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I edited an answer to add clarity, only to find that the author has chosen to rollback to the original version of the answer. Can the community shed some light on this choice?

I thought the improvements I made such as mentioning periodic review of access, least privilege security principle, and SOD were key points for the OP, whose question relies around trust. My edits basically suggested that with proper detective controls (review) and preventative controls (SOD), trust can become less of a factor.

I appreciate any and all feedback from the SE community!

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    Also, keep in mind that any time the OP rolls back an edit you made to their post, the reason is almost always because they disagree with the changes you have made and that is completely within their right. – David K Sep 1 '16 at 12:49
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I rolled it back - The changes that were made changed the intent of what I was trying to say in many cases. For example I was talking about account logins and it was changed to refer to file access. I intentionally went with slightly less technical terms since this wasn't a purely technical, IT environment.

In short, these changes might have been a better fit for its own answer in my opinion. I don't think my answers are beautiful and unique snowflakes, and I'm fine with edits that add to my answer, but these felt like extensive changes that changed the meaning and tone of my answer.

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When it comes to editing answers you generally have to be much more conservative with your changes. Only copyediting is really allowed there. Even changes that incorporate comments, whether posted by the answerer or others, will change the nature of the answer. Unless it's a community wiki, the author of an answer has final say in its content.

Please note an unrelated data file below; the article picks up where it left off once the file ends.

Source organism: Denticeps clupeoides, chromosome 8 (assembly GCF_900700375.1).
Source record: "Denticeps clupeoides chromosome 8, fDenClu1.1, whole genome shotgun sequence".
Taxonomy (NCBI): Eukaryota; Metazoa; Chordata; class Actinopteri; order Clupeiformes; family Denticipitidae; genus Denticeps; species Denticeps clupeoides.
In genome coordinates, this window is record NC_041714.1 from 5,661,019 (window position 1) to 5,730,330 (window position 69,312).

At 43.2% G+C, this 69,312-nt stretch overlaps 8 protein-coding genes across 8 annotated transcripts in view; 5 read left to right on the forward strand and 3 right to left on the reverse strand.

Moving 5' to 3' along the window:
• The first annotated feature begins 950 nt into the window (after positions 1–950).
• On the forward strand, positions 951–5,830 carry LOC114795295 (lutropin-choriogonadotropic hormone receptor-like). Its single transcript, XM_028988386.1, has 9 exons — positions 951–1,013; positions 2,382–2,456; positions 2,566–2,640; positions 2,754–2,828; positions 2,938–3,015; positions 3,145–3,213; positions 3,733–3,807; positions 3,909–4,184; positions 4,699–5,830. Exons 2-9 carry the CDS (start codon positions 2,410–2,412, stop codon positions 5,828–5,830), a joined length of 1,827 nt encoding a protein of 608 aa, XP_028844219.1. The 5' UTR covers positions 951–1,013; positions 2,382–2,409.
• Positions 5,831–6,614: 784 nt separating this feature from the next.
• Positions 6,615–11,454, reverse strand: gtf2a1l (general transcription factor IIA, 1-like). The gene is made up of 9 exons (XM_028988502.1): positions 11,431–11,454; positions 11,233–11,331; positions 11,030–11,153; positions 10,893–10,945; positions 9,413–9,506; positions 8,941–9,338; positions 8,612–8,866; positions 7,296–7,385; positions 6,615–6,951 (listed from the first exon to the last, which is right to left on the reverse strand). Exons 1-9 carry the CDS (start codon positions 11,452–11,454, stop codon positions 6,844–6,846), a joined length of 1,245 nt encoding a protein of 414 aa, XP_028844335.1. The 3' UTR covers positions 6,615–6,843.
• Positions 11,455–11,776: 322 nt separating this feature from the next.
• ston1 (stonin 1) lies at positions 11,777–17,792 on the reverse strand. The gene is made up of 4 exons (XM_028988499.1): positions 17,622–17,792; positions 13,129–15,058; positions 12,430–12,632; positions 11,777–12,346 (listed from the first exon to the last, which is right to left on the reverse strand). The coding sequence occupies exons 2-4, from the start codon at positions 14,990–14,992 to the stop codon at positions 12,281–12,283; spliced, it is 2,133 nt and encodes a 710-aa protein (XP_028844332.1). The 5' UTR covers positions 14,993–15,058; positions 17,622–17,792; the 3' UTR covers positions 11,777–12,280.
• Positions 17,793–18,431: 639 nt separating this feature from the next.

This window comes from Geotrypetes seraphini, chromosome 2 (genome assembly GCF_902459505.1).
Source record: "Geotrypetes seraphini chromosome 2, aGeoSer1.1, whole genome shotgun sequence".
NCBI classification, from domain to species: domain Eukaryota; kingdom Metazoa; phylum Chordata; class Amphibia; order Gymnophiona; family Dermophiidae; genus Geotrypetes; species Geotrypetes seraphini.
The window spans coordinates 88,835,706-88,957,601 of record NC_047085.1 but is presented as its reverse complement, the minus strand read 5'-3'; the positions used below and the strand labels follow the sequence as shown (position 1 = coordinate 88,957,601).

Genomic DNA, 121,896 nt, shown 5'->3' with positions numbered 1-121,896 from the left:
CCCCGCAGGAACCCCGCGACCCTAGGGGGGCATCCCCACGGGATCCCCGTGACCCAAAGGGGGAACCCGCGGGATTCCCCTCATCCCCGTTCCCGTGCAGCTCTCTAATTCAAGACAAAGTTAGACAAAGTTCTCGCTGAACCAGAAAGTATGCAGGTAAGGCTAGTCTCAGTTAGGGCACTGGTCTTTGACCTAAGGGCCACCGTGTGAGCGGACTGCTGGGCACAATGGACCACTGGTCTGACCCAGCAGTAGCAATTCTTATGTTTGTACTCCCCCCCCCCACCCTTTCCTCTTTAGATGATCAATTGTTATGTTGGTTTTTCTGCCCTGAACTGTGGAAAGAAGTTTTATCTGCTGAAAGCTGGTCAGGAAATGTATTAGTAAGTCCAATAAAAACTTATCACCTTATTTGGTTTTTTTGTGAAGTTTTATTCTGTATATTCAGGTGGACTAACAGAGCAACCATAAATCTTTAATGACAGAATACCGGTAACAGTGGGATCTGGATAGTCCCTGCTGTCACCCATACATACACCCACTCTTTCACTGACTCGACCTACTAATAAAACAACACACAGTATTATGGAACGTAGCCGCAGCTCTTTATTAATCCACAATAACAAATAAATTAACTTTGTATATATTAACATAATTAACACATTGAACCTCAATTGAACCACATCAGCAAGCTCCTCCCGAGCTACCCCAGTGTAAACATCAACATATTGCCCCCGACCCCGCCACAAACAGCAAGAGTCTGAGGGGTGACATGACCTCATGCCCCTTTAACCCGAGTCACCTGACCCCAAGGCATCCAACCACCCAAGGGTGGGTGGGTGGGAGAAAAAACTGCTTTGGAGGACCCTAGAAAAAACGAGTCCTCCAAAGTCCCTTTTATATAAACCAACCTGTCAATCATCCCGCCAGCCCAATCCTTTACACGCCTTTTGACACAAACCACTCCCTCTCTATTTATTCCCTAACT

Questions can be edited much more freely. Comprehensive edits are typically to clarify/highlight the core question, cut out meaningless fluff or incorporate comments by the OP. Question submitters rarely do that kind of edit work themselves and very rarely make comprehensive edits instead of tacking on updates. In contrast with answers, in practice there is no assumption of ownership when it comes to questions. Coupled with the fact that the language level is typically vastly higher in answers than in question, the end result is that answers are rarely edited which means that the collaborative aspect of question editing is largely absent from answers.

There are only a few commonly accepted edits to answers:

  • copyediting: typos, grammar, general language cleanup
  • clarifying concepts or abbreviations: with short definitions in brackets or, more typically, links to definitions/Wikipedia
  • adding references: less common on this site but we still occasionally get things like "I've read an article before that said X" or "this was discussed on another question"
  • disclaimers for outdated advice (these edits are usually highly contested, but sometimes necessary, less so on this site)

This basically matches the description of the editing privilege. Note that while the same standards theoretically apply to questions as well, in practice you have much more freedom to drastically edit questions, provided that those edits are beneficial and don't change the core of the question (unless the latter is approved by the OP or the question as-is is unsuitable).

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    I think editing in the author's own words from comments is usually fine; do you know of cases where it was contested? New users, in particular, tend to respond to a question in a comment with another comment instead of by editing the post. We can try to get them to edit it themselves, but sometimes it seems expedient to just do it. – Monica Cellio Sep 1 '16 at 16:01
  • @MonicaCellio Not off the top of my head, but rejected edits or roll-backs also generally aren't very visible, particularly on answers. Some comments can be folded into the answer but some require restructuring it or otherwise doing more than a simple paste. I very often end up defending my answer in the comments but I'd almost never accept an edit that copies part of those comments into my answer. (I think I've rejected/improved one such edit before but it was a while back.) – Lilienthal Sep 1 '16 at 16:27
  • I would add to this improving an answer by adding references, or additional information a that bolsters the existing answer. – IDrinkandIKnowThings Sep 2 '16 at 19:20
  • @Chad It's not as likely to happen on this site as more technical ones as truly new information would tend to change the intent of the answer but it's a good point. – Lilienthal Sep 3 '16 at 16:20
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They can roll back just because they feel like it, or their mouse has an issue clicking randomly on the screen. No reason needs be given as far as I know.

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